Early-life gut microbiome modulation reduces the abundance of antibiotic-resistant bacteria Colonization of the gut of breastfed infants by a single strain of B. longum subsp. infantis had a profound impact on the fecal metagenome, including a reduction in ARGs. This highlights the importance of developing novel approaches to limit the spread of these genes among clinically relevant bacteria. Future studies are needed to determine whether colonization with B. infantis EVC001 decreases the incidence of AR infections in breastfed infants.
This may sound like sci-fi but it’s real and what may end up being very important in autism treatments:
In the battle against antibiotic resistance, many scientists have been trying to deploy naturally occurring viruses called bacteriophages that can infect and kill bacteria.
Bacteriophages kill bacteria through different mechanisms than antibiotics, and they can target specific strains, making them an appealing option for potentially overcoming multidrug resistance. However, quickly finding and optimizing well-defined bacteriophages to use against a bacterial target is challenging.
Yes, challenging but not impossible. Here is an actual conference coming up that is looking exactly at antibiotic resistance which could help many affected.
The only industry-focused forum dedicated to facilitating the discovery, translation & acceleration of bacteriophage research into targeted therapeutics with clinically significant results.
As phage therapy offers an opportunity to tackle the ever-growing problem of antibiotic resistant infections, the 2nd Bacteriophage Therapy Summit returns to not only drive forward the translation of phage pharmacology into the clinic but also generate discussion around the direction that phage therapy is heading and how this can be commercialized and delivered into the hands of physicians and patients in need.
This hot off the press study is hugely important and promising as it uses “in vitro cultured gut microbiota as transplants.” -
Therapeutic Effects of the In Vitro Cultured Human Gut Microbiota as Transplants on Altering Gut Microbiota and Improving Symptoms Associated With Autism Spectrum Disorder The present study demonstrated that GMT with in vitro cultured microbiota also improved behavioral abnormalities and chemokine disorders in an ASD mouse model compared with GMT with original donor gut microbiota.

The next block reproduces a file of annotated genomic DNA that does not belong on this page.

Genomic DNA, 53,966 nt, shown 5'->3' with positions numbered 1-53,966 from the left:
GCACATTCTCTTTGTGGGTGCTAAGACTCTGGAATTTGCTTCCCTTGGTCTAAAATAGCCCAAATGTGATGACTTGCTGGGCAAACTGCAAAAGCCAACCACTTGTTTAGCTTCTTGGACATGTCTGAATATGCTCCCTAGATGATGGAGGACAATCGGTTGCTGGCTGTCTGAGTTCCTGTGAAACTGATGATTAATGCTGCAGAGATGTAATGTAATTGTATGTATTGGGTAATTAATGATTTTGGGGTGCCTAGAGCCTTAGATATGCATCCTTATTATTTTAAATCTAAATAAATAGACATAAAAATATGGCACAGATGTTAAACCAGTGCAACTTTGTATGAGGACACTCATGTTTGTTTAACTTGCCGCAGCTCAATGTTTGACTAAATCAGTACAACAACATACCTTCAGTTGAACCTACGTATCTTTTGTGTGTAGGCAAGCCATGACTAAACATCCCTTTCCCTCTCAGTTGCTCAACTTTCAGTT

To summarize - Those who have an autism diagnosis have more antibiotic resistant genes in their gut. There is evidence that it can develop from prenatal exposure to antibiotics, exposure to mercury, exposure to their environment, and we may need to include an increase of antibiotic resistance among non-vaccine serotypes. This line of research shows we need to be concerned , - “Rapid replacement of vaccine with non-vaccine serotype pneumococci is likely to have important implications for invasive disease. Population-based surveillance in the Upper River Region of The Gambia conducted between May 2008 and December 2014 showed a 47% increase in non-vaccine-type invasive pneumococcal disease,....It was also striking that 19A invasive pneumococcal disease persisted between 2013 and 2014 among children less than 5 years old despite widespread use of PCV13 in the country..”
Of course, I must go back to Megan, my catalyst on this long autism journey. She turned 27 and I wanted to share her birthday night.
She loved the gluten-free broccoli and pasta with the awesome cast iron steak I made. Of all her gifts, she loved the Mama Mia CD from her sister and also the DVD of Frankie Valli and the Four Seasons Live in Concert, that I gave her. I made a gluten free, dairy free cake and it was pretty good. Her sister and I were both so happy that she had so much joy. Meg is sick with infections and PANS often yet much better with immune help. We love to see her happy and not in pain.
Thoughts and questions we may need to consider and please add yours in the Comments section. All of these factors - antibiotics, mercury, and vaccines have a part in this dangerous recipe of changing the gut, tilting it to the tipping point. Information is not always honest as industry and profits cloud the true message of health -- For example -- here we have multiple studies showing injury and lifelong health disease from mercury in fish yet here is the NYT with an article saying “no adverse effects.”:
2- Why is there not more research on both prenatal antibiotic and vaccine consequences in infants later diagnosed with autism?
4- Since “gut bug communities are likely passed down from generation to generation” is it also possible that each generation’s gut microbes are becoming more toxic and less resistant to antibiotics?
6- Why are some of these topics taboo to investigate?
7- Our children and future generation look to be at risk. Isn’t human health more important than the goliath Industries out to make a buck?
Our good friend and founder here at AoA, Dan Olmsted, wrote an entire series over 15 years ago on the premise of autism being an environmental illness of the body, affecting the brain and not some sole psychiatric diagnosis. He and Mark Blaxill then went on to write a ground-breaking book on the historical links to mercury, in their amazing The Age of Autism book , published in 2010. Dan was so correct fifteen years ago with this article: The Age of Autism: A whole-body illness . We will never give up on helping Megan and thousands more.